Kale kept her head down as they walked out through the garden, trying to keep herself in control.

“Have you seen the Sea Horse’s cave?” asked Finvarra at last.

“No sir,” Kale answered shakily. “I’d like to see it.”

They walked in silence until they came to a large cave. Kale could hear the Sea Horses snorting inside, though it was too dark in the cave for her to see them. She marched in before Finvarra could stop her and very quietly muttered the protective charms she had laboured to memorize the night before.

The air was cooler in the cave. Kale shivered as the cold water brushed over her arms. The herd was resting at the back of the cave. She could see their sides rising and falling gently. She fought to keep her apprehension under control as Finvarra entered the cave and stood in the entranceway, blocking her escape. She began muttering spells again before Finvarra could start. She was relying on the element of surprise rather than skill now.

The horses ears twitched as her spell twisted through the air. Finvarra didn’t seem aware of what she was doing yet; good. Kale was awake now; her eyes stopped being so heavy, or she forgot how tired she was. She stood up taller and recited more spells, as quietly as possible.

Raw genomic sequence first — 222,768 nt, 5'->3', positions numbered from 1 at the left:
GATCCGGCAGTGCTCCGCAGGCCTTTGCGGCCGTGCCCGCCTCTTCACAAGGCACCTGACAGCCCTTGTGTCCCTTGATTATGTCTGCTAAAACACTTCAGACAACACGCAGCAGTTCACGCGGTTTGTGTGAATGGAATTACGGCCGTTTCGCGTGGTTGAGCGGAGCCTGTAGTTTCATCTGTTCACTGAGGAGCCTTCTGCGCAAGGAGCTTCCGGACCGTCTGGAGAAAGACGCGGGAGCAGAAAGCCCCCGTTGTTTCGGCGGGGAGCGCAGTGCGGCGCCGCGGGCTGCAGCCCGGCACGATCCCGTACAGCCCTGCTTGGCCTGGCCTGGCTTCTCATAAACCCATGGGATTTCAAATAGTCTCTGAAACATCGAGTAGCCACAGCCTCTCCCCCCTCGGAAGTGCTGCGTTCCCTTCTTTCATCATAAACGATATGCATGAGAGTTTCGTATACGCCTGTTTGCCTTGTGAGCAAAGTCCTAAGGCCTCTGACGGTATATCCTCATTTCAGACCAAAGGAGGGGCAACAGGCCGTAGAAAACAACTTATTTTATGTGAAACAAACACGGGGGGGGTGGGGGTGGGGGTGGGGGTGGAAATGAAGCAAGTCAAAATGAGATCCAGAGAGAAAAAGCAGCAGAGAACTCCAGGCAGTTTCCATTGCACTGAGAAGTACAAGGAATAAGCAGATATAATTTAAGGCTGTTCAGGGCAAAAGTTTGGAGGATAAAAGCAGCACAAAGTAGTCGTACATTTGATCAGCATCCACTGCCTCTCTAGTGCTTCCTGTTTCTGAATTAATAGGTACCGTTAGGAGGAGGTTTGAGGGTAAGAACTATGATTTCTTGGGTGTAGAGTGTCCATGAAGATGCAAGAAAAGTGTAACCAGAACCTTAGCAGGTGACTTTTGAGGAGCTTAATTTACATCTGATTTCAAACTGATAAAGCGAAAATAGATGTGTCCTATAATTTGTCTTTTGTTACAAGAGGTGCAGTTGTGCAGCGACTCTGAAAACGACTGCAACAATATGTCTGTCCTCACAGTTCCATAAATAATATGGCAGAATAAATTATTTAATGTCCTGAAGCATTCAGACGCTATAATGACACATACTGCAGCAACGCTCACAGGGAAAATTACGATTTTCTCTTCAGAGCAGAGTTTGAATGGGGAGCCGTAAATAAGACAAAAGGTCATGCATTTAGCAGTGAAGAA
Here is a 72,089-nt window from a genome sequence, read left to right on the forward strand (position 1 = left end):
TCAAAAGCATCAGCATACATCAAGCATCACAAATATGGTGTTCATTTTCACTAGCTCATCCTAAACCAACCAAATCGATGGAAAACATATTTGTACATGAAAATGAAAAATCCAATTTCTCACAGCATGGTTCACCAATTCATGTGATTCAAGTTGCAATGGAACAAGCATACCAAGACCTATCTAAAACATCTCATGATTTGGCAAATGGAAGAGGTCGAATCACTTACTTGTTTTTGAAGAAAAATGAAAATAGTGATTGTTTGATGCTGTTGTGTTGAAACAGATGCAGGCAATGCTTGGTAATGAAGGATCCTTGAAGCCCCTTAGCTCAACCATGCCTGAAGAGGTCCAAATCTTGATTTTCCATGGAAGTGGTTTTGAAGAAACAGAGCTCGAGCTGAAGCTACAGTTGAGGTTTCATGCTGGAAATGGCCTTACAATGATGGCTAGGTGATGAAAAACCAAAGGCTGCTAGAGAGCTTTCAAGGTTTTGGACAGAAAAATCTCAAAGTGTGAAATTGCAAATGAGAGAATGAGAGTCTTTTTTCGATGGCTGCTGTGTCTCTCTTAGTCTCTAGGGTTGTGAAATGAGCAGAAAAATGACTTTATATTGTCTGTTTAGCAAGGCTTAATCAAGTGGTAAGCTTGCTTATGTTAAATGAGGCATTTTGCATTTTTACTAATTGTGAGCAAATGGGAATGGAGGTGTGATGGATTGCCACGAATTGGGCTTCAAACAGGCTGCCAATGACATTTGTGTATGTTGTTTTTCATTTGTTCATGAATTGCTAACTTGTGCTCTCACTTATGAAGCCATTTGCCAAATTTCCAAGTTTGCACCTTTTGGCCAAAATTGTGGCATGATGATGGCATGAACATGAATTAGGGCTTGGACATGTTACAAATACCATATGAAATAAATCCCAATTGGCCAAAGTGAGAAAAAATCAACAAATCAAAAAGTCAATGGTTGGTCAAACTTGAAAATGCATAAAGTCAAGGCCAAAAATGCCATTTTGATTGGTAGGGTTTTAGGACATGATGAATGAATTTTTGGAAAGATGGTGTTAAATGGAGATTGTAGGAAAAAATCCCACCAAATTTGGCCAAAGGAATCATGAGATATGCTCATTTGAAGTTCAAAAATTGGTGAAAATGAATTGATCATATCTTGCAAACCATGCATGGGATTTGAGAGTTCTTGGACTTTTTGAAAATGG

Finvarra cursed and began speaking counter-spells. Kale talked faster, still quiet. Her spells were beginning to take hold; she desperately hoped Finvarra was too late to stop them. Layers of spells and charms fell through the cave. The Sea Horses rose to their feet agitatedly. Kale backed up a bit to give them room, but stayed as far away as she could from Finvarra. She bent to the ground and picked up a rock, then threw it at Finvarra’s head. It collided with his jaw and distracted him enough for Kale to complete her spell.

A Sea Horse lunged at the water elf in the entrance way. Too fast to register, Finvarra’s sword flew out of it’s scabbard. Kale hadn’t noticed it before. She screamed with the Sea Horse as the blade cut into the mare’s side. The mare fell to the ground, squealing in pain. Kale remembered what Eoghan had said. The only thing that kills them is if they are poisoned or stabbed. She knelt by the mare’s side and tried to stop the green blood spiraling through the water. She pulled off her tunic and stuffed it into the wound, tucking the bottom of her shirt into her belt.